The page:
Monday, January 9, 2012

Hurt Machine by Reed Farrel Coleman

At a pre-wedding party for his daughter Sarah, Moe Prager is approached by his ex-wife and former PI partner Carmella Melendez.  It seems Carmella's estranged sister Alta has been murdered, but no one in New York City seems to care.  Why?  Alta, a FDNY EMT, and her partner had months earlier refused to give assistance to a dying man at a fancy downtown eatery.  Moe decides to help Carmella as a means to distract himself from his own life-and-death struggle.  Making headway on the case is no easy feat as no one, including Alta's partner Maya Watson, wants to cooperate.  Moe chips away until he discovers a cancer roiling just below the surface, a cancer whose symptoms include bureaucratic greed, sexual harassment, and blackmail.  But is any of it connected to Alta's brutal murder?
MY THOUGHTSThis is my first Moe Prager book, but it definitely read fine alone. As a mystery, it kept me glued to the pages. I wanted to know throughout the entire book what happened but no matter how hard I tried to piece it together, I had no idea what happened until it was revealed. Though the mystery of who killed Alta is the focus of the book, the back story is what really kept me going. Moe is a fascinating character study. In this book he's finding himself faced with some serious life decisions to make, as well as severe health problems. Having his past thrown at him makes things even more difficult for him. As we delved into Moe's personal life and the personal lives of those around him, they become dear friends that we can't help but love and be concerned for.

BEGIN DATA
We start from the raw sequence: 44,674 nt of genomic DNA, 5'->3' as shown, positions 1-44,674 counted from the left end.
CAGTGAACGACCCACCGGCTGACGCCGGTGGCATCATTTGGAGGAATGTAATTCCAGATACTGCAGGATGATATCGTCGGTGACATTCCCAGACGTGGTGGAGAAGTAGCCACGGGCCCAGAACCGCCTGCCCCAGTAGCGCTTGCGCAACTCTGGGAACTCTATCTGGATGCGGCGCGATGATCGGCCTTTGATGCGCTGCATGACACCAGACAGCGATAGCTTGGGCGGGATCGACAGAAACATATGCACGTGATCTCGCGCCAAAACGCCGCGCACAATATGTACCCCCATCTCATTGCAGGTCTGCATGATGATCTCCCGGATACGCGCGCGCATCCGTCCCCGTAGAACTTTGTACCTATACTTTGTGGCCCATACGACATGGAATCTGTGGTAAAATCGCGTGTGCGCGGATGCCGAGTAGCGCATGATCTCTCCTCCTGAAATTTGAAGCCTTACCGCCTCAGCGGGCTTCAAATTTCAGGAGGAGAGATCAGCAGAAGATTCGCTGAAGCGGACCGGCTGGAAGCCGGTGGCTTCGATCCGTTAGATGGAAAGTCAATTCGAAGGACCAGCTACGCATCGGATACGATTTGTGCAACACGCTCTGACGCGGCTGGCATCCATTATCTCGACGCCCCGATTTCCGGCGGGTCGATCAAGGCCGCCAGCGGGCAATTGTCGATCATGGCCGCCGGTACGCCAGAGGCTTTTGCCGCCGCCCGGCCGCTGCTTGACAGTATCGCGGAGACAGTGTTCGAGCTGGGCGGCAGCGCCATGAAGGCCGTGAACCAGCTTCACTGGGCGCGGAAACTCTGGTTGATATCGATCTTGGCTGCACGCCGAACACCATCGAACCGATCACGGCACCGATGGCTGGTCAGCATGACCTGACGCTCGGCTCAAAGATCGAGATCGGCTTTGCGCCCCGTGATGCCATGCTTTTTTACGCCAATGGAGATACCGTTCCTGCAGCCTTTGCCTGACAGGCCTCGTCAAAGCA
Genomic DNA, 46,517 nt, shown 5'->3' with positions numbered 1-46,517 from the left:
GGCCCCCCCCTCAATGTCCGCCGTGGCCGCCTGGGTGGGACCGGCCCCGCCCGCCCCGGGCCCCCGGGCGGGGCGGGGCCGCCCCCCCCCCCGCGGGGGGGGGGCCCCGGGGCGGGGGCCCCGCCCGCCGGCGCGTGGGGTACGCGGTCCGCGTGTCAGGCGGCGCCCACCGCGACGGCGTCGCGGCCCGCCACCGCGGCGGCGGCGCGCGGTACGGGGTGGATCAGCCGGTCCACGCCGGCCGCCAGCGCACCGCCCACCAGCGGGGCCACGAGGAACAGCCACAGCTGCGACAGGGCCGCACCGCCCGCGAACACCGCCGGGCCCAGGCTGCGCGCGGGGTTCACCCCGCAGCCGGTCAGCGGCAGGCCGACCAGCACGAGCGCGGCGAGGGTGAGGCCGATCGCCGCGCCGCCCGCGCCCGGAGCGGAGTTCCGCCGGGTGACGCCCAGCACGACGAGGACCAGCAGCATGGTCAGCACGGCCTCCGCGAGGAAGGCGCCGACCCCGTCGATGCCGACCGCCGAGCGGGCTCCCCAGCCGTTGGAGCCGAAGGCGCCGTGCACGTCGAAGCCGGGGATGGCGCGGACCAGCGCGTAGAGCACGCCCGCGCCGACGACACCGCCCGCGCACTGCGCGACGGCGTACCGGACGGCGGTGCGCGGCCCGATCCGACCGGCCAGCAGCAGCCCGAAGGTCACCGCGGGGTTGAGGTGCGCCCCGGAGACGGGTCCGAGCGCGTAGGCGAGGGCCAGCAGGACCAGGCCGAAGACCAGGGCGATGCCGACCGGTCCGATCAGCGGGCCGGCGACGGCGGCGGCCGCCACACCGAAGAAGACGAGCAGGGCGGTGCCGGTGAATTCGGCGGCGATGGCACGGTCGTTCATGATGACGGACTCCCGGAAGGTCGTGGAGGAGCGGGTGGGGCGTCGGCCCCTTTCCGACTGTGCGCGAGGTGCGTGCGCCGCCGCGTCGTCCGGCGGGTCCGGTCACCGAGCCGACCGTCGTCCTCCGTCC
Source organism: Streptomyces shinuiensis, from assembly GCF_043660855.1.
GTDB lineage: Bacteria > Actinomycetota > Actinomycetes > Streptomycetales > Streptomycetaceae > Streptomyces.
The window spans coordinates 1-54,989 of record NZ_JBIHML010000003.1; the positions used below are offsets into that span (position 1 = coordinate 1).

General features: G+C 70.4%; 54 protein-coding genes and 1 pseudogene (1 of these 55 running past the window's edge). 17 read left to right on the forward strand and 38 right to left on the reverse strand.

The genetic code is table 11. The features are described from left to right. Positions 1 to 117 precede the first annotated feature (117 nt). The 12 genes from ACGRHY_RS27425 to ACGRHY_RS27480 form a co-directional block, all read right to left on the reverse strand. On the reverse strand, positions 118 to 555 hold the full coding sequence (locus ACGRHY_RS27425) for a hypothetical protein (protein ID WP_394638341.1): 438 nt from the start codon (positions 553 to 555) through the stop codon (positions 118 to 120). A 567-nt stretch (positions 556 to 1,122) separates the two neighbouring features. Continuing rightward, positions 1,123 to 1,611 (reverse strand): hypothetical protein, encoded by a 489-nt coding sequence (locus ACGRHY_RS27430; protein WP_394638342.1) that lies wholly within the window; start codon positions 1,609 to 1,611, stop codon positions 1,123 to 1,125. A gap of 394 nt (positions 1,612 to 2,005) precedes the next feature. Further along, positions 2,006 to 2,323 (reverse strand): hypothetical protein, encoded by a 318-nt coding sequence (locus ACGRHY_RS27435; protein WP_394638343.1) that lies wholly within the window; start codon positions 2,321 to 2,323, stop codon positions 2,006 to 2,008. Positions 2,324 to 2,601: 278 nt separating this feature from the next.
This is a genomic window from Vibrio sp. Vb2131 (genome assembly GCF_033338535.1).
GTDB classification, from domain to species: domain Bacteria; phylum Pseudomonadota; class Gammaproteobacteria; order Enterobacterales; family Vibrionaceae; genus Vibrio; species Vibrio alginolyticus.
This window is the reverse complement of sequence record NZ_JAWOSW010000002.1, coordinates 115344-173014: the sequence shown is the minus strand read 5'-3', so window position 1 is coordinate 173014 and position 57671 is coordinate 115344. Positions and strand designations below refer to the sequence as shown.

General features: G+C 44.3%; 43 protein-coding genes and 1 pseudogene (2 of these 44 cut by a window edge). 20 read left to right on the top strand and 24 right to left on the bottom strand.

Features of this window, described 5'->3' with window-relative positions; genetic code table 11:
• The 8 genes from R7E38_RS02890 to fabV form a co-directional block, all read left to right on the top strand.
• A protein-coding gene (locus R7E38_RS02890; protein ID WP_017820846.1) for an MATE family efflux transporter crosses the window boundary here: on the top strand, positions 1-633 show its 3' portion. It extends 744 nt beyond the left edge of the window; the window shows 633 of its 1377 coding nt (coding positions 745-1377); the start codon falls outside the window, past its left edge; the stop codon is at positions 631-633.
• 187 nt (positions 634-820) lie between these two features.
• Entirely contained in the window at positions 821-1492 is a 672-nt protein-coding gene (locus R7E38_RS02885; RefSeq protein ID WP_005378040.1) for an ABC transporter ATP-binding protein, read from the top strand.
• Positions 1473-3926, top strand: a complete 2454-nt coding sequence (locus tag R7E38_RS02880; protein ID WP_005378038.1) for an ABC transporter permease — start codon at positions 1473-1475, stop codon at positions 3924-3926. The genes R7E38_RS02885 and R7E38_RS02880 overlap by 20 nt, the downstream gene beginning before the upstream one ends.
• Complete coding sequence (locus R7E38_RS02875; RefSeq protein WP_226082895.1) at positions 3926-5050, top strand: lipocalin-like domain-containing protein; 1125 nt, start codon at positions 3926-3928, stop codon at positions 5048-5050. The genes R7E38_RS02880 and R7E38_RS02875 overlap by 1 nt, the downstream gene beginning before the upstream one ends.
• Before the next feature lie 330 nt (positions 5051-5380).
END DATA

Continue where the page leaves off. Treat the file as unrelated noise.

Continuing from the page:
The feel of this book is what struck me the most. Instead of being the cutesy, cozy mystery of today, it has a bit more Sam Spade to it. Actually, I think it's the perfect blend of the mysteries of our grandparents and the mysteries of our children. It's right there in the middle where we find mysteries we want to solve and people we want to care about, but the tone is set so that we realize these people are untouchable realities. I strongly recommend this series to anyone who enjoys mysteries. I personally can't wait to see where Moe heads in the next book nor to pick up the previous books and see where he's been.

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The old grey donkey, Eeyore stood by himself in a thistly corner of the Forest, his front feet well apart, his head on one side, and thought about things. Sometimes he thought sadly to himself, "Why?" and sometimes he thought, "Wherefore?" and sometimes he thought, "Inasmuch as which?" and sometimes he didn't quite know what he was thinking about.

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